If you’ve never seen Iggy Pop, here’s how I would describe him: drag a rake across a caveman’s face, stick that face on a California surfer boy’s body, pump that body full of speed and then let it loose on stage in front of a thousand screaming fans, all of them slamming into one another, some of them seeking connection, some of them seeking catharsis, and some of them seeking to incite a mutha-fuckin’ RIOT! He’s Jim Morrison’s ugly younger brother. He’s Andy Dick on steroids.
Despite his age, Iggy was electric. He performed the entire set shirtless, constantly flexing and stretching his sinewy sixty-year-old torso in ways that seemed impossible. At one point during “Loose” he climbed the bass speaker and humped it like a teenage boy humping a pillow. He threw his body into the crowd multiple times, and, later, ignoring a blatant lack of security around him, he invited the first five rows on stage to slam-dance and join him in singing the chorus to “No Fun” – No Fun To Be Alone, It’s No Fun To Be Alone!
Jeremy grinned from ear to ear, “He’s sober, just like us. Does Yoga!”
Dale looked like someone had just told him that GM had declared bankruptcy. He tugged my arm and pointed at the stage, “That man is a sex offender waiting to happen.” He spit over the balcony and went out to the bar, never bothering to return. Jeremy and I stayed out on the mezzanine, absorbing Iggy’s kinetic energy like a pair of greedy Gollums, screaming at the top of our lungs, And Now I Wanna Be Your Dog!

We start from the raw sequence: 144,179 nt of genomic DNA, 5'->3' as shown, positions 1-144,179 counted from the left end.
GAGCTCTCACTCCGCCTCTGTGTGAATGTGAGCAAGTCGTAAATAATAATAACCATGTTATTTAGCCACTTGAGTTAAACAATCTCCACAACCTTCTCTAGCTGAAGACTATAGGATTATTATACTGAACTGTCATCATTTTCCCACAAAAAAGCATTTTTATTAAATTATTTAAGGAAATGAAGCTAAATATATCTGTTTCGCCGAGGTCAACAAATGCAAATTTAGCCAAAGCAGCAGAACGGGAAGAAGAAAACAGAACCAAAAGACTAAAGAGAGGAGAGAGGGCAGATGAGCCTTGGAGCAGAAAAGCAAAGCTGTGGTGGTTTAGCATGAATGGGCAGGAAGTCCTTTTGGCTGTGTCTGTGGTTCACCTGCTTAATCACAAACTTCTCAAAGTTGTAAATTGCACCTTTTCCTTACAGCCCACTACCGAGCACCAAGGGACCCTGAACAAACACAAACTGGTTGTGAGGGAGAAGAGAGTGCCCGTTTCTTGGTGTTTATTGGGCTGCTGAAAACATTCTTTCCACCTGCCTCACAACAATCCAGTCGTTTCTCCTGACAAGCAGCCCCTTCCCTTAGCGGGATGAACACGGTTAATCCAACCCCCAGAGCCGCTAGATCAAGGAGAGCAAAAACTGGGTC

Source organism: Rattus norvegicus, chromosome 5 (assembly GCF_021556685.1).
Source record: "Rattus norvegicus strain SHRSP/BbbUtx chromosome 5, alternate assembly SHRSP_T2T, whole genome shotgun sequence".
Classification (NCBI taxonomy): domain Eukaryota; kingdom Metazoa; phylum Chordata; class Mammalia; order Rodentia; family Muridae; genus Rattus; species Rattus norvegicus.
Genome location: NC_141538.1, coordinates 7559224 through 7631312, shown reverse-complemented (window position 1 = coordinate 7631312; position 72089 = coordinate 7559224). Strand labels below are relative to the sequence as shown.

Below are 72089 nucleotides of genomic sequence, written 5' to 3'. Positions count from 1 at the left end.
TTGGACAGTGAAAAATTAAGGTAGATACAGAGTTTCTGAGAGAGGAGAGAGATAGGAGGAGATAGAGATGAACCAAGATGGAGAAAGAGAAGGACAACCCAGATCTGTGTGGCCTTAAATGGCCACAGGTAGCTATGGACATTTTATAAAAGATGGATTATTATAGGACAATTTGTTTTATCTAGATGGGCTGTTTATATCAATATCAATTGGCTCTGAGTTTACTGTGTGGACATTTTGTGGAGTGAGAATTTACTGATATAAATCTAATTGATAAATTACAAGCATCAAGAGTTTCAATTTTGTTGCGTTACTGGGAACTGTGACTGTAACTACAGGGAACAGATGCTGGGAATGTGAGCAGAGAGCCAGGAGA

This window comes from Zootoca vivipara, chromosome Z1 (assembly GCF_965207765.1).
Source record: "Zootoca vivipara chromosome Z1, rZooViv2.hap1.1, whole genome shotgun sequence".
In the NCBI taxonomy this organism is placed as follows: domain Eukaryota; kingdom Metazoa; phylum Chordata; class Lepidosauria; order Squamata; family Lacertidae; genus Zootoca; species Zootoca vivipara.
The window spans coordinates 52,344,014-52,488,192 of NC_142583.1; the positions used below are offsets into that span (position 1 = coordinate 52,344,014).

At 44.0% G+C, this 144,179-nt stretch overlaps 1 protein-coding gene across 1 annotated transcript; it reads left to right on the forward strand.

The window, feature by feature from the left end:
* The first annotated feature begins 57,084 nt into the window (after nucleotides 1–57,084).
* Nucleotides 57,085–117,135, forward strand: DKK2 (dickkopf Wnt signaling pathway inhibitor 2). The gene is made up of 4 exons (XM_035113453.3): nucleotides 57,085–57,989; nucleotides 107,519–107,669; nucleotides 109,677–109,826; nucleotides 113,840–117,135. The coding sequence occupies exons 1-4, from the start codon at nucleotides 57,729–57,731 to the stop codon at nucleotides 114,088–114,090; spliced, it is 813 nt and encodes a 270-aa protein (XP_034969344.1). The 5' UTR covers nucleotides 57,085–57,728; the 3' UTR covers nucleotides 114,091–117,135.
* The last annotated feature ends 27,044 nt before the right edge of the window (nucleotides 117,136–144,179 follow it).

After the show we found Dale out by the bar, cuddled up on a wooden bench with a very drunk, thick-bodied blond. She had lipstick smeared all over teeth. Dale grinned widely,
“You boys have fun?”
Jeremy looked like he was about to vomit. He pointed at the drunk woman, who, it appeared, had a glass eye.
Dale massaged her shoulder, “This is Tammy, calls herself the Queen of Detroit.”
Jeremy asked her, “You a Stooges fan, Tammy?”
She perked up and ran her fingers through her hair. “I want Iggy Pop all over me.”
But as gross as that image was – Iggy Pop’s naked body thrusting itself into the Queen of Detroit’s royal unmentionables – one thing was clear: The Stooges’ front-man hasn’t lost a step. He just has to be careful where he puts his, uhh, feet?